Tuesday, May 02, 2006

This Week's Healthy Tip - Soy Products

In addition to being a Clinic Supervisor at Irene's Myomassology Institute I'm also a Teacher's Apprentice for their Tuesday evening hands-on class. Assisting with this class allows me to work more closely with the students and keeps me connected to Irene's program from their perspective. Part of the hands-on class is a weekly healthy tip. The topics of these tips range from the dangers of microwave use to the downright evils of nutrasweet. In class, we pass out information on the weekly tip, read it and have a brief discussion. It's all pretty simple but lately I've been doing the healthy tips and I feel that they need to be flushed out a little bit more. With that said I elected to do a bit of extra research this week and post my finding on the Renegade blog.

Before I get into this weeks tip, here is a hold over from last week. The topic was Dairy Products and the question was about the fat content in skim milk. Here's a breakdown of the types of milk. Note how the % of fat is labeled by weight, NOT by calories:

Types of milk based on fat content from MedIndia

Milk is processed on the basis of the maximum content of fat and solid not fat (SNF) it would ultimately possess.

Whole milk: Whole milk must contain at least 3.25% milk fat and 8.25% milk solids by weight which means it derives about 50% of its calories from fat. Because of this relatively high fat content, whole milk is best used only for infants and young children up to age 2.

Reduced-fat milk (2%): This milk contains 2% milk fat. The percentage of milk fat refers to the percentage of fat by weight, and much of milk's weight is water. Once you subtract the water from 2% milk, for example, you're left with a product that contains 20% fat by weight; such milk actually derives 35% of its calories from fat. Drinking 2% milk is a good way to wean oneself from whole milk at first, but is too high in fat as a permanent choice, unless your diet is otherwise very low in fat.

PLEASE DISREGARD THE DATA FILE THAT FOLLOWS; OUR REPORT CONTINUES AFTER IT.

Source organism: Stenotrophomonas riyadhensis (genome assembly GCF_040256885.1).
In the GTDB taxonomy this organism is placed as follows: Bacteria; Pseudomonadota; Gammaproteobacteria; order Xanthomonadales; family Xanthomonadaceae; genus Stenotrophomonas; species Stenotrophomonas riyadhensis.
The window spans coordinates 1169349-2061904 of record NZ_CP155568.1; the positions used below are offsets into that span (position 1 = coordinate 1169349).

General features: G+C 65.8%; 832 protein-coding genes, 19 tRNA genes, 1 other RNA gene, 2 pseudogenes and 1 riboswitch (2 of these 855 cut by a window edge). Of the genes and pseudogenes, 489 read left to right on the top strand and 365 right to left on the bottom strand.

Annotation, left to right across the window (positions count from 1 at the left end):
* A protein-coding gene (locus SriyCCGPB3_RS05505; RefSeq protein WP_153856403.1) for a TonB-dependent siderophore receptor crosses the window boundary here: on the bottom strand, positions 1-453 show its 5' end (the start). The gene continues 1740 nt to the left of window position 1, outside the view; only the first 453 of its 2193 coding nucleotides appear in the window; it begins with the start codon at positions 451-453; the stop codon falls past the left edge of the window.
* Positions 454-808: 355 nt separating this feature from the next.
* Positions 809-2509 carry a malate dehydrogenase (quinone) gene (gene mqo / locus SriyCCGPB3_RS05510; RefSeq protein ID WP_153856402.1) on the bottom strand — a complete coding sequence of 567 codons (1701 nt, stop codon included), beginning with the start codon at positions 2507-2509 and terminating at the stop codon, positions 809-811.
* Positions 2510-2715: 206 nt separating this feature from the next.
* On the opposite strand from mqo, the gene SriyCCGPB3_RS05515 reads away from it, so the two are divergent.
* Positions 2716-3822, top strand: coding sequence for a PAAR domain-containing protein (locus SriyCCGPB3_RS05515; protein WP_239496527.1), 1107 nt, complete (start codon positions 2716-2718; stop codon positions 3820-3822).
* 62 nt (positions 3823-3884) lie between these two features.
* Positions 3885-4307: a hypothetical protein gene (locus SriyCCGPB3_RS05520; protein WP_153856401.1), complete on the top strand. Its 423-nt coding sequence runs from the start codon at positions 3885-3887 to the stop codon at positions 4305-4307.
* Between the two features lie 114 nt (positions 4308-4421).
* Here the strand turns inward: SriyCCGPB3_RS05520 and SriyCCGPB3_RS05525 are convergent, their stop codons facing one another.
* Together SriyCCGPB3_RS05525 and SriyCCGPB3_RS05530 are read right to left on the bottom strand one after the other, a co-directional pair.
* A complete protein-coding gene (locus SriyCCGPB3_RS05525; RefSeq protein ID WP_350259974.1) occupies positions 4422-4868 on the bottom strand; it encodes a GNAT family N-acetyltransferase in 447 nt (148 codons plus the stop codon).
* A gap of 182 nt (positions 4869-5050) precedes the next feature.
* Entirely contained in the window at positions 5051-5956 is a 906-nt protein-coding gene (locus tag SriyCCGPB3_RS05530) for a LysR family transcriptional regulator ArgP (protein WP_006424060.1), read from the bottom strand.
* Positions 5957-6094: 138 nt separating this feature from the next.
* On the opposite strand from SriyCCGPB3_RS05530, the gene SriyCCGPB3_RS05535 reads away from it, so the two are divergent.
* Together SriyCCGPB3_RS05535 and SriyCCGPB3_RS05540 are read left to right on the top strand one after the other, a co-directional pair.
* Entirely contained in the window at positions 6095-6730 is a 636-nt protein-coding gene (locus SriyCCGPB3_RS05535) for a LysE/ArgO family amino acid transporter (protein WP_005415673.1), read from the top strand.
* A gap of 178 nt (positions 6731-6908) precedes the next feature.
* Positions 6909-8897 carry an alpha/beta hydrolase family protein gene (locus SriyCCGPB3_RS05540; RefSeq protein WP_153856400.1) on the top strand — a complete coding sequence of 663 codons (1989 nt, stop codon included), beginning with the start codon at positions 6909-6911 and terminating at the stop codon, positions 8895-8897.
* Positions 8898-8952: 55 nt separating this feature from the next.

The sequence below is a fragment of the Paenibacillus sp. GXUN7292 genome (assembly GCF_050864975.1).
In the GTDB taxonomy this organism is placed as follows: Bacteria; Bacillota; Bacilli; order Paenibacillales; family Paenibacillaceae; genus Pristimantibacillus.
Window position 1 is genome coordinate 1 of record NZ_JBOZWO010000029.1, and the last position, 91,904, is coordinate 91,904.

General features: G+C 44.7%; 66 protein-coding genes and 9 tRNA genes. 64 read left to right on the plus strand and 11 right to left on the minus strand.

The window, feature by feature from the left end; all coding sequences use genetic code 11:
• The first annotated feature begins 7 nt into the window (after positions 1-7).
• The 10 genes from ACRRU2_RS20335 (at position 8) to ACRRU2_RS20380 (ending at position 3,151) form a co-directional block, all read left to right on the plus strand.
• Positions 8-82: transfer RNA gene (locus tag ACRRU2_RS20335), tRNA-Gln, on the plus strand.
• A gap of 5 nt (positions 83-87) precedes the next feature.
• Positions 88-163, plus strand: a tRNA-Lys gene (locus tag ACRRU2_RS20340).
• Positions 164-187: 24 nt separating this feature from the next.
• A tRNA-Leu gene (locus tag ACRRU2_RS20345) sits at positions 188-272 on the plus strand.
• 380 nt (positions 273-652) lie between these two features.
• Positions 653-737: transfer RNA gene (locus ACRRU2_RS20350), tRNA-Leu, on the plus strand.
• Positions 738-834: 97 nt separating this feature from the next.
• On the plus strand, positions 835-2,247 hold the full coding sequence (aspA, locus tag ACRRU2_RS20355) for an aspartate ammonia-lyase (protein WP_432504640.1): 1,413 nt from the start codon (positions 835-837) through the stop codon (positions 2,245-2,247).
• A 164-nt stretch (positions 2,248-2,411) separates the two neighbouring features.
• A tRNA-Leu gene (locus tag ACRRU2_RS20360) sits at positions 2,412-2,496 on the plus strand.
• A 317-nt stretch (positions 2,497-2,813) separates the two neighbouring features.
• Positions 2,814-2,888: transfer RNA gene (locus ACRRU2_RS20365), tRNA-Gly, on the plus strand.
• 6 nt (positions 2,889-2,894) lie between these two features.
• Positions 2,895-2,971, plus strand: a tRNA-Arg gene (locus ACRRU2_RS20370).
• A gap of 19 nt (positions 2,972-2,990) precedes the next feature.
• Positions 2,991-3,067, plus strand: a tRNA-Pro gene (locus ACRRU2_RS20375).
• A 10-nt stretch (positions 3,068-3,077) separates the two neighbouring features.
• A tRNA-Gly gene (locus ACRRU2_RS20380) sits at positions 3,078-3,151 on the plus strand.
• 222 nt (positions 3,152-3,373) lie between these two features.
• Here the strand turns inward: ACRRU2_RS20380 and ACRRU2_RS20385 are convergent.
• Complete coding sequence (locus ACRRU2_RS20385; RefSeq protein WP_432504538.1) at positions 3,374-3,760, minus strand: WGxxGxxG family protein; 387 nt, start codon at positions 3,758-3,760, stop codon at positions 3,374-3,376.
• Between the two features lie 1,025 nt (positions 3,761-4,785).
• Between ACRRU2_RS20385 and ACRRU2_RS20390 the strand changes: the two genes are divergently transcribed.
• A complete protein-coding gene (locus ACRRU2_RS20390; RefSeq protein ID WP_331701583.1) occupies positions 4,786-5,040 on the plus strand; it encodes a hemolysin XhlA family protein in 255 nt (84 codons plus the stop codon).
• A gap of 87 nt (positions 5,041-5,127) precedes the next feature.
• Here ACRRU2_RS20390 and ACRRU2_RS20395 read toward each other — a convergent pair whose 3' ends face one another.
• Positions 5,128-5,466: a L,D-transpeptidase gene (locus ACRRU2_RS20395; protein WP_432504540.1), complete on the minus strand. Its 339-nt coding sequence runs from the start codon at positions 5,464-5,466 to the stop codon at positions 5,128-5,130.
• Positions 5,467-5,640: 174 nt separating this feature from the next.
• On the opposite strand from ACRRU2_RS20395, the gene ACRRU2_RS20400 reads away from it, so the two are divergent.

Low-fat milk (1%): One-percent milk gets 23% of its calories from fat. Many people find low-fat milk more appealing and a good compromise.

Skimmed milk/non-fat milk: This type of milk has as much fat removed as possible. It may not contain more than 0.5% milk fat by weight, and usually contains less than 0.5 gm of fat per cup, deriving just 5% of its calories from fat. Skimmed milk has about half the calories of whole milk. It is the best choice for adults, and is the only type of milk that should be consumed by people on strict low-fat diets. Unfortunately, skim milk has a very "thin" flavor and an unappealing bluish cast.

OK, so with that issue dealt with, on to Soy.

This Weeks Healthy Tip: Soy Products

The Benefits of Soy Products is taken from Soy Info Online. They are selfdescribedd on their site:
"Soy Info Online is dedicated to providing you, the consumer, with accurate, verifiable and scientific information about soy products and related protein issues.Soy Info Online! is not funded by or associated with soybean seed companies, soybean growers, soy product manufacturers, food manufacturers, or food resellers. This givesSoy Info Online!the independence to cut through the "soy hype" and provide the accurate information that the consumer is looking for."